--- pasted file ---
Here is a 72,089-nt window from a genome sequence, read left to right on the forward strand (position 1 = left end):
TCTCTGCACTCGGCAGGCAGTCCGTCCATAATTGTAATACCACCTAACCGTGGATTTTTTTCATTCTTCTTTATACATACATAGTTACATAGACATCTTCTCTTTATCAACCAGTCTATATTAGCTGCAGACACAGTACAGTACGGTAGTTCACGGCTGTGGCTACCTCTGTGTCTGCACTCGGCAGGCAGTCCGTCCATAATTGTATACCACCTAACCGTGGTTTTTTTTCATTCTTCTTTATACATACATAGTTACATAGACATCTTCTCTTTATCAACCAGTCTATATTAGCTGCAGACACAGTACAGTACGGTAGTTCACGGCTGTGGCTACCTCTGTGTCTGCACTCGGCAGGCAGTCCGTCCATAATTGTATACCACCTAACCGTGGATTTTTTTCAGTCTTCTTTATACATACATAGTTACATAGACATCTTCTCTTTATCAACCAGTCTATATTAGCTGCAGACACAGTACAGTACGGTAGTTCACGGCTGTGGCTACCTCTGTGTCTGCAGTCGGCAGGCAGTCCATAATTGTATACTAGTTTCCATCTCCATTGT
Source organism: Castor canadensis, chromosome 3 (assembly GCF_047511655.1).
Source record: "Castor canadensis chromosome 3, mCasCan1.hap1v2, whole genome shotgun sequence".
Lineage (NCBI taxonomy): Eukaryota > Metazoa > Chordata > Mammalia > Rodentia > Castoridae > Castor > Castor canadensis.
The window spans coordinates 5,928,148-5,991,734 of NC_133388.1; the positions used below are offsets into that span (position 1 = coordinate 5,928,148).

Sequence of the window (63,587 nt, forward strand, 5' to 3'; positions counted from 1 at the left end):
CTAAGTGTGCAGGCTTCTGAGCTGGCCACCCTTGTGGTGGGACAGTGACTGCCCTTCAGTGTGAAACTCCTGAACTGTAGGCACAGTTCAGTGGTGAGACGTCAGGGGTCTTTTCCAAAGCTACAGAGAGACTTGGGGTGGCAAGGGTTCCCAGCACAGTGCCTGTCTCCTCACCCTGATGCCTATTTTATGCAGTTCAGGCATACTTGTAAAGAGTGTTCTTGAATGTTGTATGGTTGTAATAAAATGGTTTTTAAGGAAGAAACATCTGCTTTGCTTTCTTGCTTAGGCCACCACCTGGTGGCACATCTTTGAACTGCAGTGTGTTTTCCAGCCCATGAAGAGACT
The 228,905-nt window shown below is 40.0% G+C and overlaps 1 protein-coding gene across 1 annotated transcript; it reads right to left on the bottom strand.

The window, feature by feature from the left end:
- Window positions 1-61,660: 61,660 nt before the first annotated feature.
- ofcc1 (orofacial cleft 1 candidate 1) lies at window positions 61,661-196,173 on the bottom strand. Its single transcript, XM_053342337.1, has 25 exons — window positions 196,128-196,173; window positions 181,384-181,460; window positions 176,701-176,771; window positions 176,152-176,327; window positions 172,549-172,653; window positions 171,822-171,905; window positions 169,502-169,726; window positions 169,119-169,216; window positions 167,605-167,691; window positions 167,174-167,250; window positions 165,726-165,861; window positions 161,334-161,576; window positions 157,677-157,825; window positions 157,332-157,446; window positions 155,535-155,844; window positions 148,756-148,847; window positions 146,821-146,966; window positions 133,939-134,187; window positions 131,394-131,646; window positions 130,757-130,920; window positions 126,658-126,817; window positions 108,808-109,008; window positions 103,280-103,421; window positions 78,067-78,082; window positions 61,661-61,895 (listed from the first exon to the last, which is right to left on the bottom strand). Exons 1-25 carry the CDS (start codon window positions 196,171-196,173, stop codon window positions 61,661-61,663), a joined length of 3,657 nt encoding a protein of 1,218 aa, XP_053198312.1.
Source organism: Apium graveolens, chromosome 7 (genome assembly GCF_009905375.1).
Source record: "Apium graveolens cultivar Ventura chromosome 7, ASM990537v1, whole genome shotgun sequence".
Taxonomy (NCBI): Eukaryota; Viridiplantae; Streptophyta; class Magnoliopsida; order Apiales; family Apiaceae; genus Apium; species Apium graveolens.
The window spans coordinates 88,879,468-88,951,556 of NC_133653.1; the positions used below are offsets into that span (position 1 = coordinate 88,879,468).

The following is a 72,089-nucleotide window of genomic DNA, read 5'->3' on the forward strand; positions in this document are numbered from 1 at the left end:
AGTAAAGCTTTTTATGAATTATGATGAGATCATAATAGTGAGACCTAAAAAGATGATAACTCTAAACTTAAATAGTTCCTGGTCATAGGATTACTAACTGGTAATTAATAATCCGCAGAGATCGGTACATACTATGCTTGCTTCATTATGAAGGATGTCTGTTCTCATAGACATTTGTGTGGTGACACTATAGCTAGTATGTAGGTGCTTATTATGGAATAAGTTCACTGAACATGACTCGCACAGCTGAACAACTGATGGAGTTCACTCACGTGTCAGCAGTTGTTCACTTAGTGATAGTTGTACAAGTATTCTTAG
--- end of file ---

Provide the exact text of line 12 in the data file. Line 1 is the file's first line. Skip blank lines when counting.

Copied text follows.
- ofcc1 (orofacial cleft 1 candidate 1) lies at window positions 61,661-196,173 on the bottom strand. Its single transcript, XM_053342337.1, has 25 exons — window positions 196,128-196,173; window positions 181,384-181,460; window positions 176,701-176,771; window positions 176,152-176,327; window positions 172,549-172,653; window positions 171,822-171,905; window positions 169,502-169,726; window positions 169,119-169,216; window positions 167,605-167,691; window positions 167,174-167,250; window positions 165,726-165,861; window positions 161,334-161,576; window positions 157,677-157,825; window positions 157,332-157,446; window positions 155,535-155,844; window positions 148,756-148,847; window positions 146,821-146,966; window positions 133,939-134,187; window positions 131,394-131,646; window positions 130,757-130,920; window positions 126,658-126,817; window positions 108,808-109,008; window positions 103,280-103,421; window positions 78,067-78,082; window positions 61,661-61,895 (listed from the first exon to the last, which is right to left on the bottom strand). Exons 1-25 carry the CDS (start codon window positions 196,171-196,173, stop codon window positions 61,661-61,663), a joined length of 3,657 nt encoding a protein of 1,218 aa, XP_053198312.1.